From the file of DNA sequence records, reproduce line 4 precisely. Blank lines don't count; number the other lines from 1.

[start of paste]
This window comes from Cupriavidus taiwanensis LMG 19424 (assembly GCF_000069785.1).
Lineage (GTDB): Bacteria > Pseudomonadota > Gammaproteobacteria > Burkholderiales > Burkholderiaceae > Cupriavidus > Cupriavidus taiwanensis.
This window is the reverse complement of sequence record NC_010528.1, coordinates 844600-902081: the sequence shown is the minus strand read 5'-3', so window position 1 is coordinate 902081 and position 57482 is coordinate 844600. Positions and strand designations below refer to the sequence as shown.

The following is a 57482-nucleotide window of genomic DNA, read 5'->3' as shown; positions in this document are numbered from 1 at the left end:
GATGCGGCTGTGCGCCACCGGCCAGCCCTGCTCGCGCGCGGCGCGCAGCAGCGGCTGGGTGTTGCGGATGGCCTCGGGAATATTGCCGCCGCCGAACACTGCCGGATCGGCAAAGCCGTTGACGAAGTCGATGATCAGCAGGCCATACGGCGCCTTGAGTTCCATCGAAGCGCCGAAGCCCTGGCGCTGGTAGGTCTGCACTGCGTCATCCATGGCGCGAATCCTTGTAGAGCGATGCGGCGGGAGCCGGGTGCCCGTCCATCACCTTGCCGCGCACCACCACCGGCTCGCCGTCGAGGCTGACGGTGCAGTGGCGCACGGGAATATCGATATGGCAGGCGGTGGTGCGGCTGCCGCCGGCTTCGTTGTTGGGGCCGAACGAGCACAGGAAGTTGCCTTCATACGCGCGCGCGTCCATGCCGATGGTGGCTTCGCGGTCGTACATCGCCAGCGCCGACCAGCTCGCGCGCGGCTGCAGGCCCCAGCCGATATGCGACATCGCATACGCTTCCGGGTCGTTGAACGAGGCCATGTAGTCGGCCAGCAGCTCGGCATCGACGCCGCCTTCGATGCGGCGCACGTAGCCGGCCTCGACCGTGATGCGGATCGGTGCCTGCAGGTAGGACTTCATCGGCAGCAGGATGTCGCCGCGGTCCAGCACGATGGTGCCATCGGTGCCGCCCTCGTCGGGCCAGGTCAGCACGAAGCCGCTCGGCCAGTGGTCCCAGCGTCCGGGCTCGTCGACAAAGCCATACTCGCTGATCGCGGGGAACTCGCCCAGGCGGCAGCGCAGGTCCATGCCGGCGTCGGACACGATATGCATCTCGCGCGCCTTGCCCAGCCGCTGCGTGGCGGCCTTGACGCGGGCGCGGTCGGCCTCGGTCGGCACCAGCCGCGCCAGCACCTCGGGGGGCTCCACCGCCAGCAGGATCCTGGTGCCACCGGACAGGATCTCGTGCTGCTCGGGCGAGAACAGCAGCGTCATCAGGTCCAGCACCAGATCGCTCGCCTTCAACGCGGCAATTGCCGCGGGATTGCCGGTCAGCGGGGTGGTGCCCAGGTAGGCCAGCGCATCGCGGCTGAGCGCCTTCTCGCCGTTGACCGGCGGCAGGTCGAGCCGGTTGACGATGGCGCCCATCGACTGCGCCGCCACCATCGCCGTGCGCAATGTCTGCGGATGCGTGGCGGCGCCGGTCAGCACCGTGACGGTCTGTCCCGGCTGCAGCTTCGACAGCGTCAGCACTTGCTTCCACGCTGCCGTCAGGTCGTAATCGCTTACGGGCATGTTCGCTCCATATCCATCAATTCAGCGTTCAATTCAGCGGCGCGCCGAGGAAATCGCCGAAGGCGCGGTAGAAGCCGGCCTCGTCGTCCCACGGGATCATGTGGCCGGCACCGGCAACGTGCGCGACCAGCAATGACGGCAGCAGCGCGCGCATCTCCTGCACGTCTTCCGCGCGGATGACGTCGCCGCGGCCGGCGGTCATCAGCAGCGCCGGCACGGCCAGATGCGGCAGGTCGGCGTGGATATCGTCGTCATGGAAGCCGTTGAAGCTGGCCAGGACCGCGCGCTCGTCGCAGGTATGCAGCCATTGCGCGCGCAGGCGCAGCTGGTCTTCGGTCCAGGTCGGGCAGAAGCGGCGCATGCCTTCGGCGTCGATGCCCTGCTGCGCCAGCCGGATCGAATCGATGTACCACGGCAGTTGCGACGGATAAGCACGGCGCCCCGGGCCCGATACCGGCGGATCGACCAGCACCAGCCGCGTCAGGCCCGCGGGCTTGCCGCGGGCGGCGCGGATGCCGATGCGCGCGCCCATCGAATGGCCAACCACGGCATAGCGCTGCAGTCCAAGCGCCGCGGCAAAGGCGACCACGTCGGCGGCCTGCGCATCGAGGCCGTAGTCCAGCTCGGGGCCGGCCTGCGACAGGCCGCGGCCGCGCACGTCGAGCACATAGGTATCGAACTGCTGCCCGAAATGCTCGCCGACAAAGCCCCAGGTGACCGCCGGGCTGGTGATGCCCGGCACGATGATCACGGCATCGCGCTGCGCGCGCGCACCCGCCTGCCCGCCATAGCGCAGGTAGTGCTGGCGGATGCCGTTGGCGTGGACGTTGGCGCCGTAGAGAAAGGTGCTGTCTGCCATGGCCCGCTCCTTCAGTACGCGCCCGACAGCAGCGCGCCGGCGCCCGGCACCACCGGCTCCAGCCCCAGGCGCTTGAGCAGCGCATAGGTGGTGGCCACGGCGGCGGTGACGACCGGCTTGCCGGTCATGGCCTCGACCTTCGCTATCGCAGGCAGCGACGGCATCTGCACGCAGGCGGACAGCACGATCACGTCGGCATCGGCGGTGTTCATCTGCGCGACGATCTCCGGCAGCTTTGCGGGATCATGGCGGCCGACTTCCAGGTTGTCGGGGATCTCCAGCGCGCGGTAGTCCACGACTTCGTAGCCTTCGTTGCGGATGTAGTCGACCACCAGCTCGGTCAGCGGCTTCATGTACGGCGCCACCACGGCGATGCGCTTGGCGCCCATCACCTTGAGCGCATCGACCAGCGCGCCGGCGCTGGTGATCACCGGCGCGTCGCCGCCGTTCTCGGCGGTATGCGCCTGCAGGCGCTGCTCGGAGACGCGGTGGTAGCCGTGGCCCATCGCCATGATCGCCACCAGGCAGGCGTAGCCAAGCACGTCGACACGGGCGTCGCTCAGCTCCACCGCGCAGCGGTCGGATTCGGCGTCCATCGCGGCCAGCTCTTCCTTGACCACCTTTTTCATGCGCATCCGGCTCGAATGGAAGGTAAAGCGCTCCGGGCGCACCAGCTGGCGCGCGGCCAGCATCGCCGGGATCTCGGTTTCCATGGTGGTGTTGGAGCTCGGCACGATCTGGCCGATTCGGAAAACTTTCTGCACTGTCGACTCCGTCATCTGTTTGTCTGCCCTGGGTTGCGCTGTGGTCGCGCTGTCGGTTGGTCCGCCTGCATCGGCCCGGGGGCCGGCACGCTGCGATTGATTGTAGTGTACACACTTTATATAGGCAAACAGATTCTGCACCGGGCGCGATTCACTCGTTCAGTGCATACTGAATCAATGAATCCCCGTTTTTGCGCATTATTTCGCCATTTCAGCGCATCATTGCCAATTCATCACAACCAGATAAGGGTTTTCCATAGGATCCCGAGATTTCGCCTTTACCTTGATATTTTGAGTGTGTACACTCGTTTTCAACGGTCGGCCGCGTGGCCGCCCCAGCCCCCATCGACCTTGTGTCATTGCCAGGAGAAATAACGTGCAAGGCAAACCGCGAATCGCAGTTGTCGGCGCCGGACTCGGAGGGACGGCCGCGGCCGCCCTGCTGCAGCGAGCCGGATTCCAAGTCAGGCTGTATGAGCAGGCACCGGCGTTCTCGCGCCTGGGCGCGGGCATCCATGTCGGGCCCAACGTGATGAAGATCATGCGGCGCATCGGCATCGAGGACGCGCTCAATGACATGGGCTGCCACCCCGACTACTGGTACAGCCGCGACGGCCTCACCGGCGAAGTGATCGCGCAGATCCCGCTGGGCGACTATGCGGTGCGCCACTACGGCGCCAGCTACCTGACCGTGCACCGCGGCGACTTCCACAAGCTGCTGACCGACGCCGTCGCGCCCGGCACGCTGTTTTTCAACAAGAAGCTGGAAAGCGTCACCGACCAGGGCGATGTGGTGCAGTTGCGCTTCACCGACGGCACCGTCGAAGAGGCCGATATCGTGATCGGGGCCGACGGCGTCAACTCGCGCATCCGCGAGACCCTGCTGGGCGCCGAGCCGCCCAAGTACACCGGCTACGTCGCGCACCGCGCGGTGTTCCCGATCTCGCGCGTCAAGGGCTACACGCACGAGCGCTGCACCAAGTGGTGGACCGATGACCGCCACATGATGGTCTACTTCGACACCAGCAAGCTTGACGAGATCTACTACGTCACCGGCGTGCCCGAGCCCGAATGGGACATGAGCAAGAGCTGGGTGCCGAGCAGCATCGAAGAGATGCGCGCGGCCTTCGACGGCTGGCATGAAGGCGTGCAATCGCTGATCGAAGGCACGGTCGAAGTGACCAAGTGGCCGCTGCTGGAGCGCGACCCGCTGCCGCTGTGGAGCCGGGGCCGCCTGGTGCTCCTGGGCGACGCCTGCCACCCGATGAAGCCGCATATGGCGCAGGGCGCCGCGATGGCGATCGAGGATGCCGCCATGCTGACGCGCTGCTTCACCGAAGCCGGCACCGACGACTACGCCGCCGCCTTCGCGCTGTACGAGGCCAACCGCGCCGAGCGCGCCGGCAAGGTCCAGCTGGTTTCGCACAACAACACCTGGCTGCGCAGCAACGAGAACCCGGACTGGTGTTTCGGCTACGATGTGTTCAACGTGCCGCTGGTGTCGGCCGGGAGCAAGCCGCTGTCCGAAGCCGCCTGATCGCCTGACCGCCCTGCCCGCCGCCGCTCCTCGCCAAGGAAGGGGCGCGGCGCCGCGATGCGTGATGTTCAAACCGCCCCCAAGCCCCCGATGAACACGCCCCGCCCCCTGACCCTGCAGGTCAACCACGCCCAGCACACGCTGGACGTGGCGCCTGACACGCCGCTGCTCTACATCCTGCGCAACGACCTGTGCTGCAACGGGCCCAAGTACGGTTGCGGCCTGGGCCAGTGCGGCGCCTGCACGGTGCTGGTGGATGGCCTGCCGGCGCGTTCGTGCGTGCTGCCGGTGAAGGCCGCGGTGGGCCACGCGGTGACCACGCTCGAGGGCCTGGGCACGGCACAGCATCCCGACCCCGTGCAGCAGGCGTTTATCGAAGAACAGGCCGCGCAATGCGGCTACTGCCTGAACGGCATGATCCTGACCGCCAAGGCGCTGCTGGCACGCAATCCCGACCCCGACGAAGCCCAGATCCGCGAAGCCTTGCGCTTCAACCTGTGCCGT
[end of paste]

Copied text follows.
The following is a 57482-nucleotide window of genomic DNA, read 5'->3' as shown; positions in this document are numbered from 1 at the left end: